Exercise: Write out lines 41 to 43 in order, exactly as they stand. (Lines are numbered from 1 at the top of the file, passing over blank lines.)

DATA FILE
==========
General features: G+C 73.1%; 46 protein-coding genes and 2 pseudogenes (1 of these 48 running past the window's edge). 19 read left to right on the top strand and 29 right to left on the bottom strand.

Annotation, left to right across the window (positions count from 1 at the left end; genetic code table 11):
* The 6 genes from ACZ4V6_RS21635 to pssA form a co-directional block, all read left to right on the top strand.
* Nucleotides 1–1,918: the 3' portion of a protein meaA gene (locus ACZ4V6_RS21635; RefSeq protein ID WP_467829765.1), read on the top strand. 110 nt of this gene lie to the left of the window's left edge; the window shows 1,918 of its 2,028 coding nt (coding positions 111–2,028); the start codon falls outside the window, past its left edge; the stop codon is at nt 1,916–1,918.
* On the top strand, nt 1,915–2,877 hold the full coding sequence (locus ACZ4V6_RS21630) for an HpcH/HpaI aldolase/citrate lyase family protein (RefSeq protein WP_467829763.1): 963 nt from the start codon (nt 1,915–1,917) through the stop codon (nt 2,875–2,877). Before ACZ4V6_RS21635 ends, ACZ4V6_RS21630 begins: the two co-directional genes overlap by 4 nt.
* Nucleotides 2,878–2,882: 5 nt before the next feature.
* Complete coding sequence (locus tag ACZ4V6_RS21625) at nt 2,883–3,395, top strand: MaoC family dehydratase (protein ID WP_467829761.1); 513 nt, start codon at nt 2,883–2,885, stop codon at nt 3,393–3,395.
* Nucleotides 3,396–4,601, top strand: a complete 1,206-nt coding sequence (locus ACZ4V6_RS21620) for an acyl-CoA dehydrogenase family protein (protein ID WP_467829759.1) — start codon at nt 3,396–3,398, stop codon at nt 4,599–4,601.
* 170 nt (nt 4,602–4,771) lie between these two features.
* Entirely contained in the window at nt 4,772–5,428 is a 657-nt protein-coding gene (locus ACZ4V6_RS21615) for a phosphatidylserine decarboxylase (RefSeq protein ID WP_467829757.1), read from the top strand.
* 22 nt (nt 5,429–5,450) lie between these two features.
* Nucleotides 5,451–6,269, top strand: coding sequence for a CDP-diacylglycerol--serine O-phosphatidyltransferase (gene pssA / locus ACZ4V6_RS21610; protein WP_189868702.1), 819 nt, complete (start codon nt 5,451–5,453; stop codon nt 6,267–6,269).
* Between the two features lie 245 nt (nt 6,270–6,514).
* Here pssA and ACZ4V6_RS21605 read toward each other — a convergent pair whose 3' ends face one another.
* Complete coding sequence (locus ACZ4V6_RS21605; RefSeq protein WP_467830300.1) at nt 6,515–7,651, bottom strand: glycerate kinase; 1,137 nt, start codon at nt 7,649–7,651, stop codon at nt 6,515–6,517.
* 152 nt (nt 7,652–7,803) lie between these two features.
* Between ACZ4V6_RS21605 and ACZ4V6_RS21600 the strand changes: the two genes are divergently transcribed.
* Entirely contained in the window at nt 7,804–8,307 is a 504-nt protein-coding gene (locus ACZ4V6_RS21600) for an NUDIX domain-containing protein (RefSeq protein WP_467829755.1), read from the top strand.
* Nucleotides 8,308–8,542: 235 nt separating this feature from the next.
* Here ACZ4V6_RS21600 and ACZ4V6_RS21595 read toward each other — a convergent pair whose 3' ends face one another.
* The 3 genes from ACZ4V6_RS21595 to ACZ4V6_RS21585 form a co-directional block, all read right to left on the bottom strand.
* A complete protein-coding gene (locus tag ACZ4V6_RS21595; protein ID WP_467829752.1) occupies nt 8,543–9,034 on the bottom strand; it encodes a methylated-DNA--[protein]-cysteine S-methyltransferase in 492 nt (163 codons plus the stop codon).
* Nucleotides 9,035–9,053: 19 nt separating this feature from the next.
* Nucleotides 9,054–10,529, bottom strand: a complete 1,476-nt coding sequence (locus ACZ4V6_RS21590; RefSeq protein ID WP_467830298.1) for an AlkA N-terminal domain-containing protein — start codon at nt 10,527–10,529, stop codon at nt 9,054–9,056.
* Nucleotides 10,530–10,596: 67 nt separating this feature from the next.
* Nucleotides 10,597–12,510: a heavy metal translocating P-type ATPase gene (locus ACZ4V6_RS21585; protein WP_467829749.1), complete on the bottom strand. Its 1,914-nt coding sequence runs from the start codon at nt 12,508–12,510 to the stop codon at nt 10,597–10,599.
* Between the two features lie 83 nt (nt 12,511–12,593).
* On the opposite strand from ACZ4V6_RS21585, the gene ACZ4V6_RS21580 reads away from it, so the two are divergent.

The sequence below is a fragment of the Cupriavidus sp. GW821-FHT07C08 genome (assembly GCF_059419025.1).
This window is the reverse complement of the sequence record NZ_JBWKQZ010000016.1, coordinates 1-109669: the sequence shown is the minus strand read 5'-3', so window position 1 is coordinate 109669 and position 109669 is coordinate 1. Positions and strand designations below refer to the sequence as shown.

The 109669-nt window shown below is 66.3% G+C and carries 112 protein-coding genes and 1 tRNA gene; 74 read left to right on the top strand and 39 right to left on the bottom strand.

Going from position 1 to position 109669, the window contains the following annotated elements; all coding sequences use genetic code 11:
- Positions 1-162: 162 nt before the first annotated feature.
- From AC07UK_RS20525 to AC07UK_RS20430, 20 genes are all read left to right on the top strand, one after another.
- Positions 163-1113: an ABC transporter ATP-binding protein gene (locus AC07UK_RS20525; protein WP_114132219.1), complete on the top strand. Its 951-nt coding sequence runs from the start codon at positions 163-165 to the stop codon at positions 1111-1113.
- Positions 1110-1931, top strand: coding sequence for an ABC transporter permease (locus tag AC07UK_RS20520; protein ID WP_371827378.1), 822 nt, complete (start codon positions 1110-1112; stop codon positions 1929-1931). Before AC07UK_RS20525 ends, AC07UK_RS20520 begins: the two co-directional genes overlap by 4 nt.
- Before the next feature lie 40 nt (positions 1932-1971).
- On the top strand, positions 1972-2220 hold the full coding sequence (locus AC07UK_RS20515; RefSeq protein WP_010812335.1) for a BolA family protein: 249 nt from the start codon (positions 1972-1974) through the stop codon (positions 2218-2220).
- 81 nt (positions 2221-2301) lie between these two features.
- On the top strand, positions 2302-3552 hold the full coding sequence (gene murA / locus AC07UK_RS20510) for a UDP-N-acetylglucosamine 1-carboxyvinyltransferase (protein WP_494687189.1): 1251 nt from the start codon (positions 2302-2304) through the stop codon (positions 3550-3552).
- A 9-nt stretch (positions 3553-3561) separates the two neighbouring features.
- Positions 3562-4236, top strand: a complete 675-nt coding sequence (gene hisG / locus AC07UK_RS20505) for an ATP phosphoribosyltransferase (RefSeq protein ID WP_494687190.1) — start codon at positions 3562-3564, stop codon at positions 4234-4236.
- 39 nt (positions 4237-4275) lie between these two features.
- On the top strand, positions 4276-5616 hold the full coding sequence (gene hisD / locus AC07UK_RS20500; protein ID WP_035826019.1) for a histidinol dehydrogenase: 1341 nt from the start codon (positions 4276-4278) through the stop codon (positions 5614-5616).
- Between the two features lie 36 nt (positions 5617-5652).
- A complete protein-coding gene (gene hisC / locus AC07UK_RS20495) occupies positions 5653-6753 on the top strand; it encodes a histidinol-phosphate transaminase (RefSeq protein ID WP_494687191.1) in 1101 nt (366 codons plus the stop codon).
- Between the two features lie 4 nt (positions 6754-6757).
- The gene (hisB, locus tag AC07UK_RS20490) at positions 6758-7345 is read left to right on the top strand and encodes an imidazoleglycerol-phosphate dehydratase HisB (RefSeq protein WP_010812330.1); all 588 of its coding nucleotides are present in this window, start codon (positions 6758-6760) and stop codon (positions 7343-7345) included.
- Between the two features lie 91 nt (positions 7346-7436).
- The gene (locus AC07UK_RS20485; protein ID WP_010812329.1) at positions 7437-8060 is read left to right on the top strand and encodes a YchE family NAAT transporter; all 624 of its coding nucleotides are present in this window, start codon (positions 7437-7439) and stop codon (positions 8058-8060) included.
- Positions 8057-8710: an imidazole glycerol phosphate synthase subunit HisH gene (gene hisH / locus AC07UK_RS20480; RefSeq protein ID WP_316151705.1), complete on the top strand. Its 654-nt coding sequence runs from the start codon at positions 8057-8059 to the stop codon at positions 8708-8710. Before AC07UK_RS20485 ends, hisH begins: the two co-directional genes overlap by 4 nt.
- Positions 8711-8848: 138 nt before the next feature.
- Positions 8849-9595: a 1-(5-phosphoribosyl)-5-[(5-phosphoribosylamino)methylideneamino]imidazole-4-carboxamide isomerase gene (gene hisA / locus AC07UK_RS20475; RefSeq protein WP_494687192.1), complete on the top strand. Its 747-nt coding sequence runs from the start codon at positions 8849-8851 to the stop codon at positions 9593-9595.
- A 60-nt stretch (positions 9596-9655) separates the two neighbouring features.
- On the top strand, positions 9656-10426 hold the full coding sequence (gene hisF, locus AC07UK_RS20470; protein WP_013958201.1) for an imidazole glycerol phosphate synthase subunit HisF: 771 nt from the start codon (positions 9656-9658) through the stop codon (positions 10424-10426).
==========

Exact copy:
- A 9-nt stretch (positions 3553-3561) separates the two neighbouring features.
- Positions 3562-4236, top strand: a complete 675-nt coding sequence (gene hisG / locus AC07UK_RS20505) for an ATP phosphoribosyltransferase (RefSeq protein ID WP_494687190.1) — start codon at positions 3562-3564, stop codon at positions 4234-4236.
- 39 nt (positions 4237-4275) lie between these two features.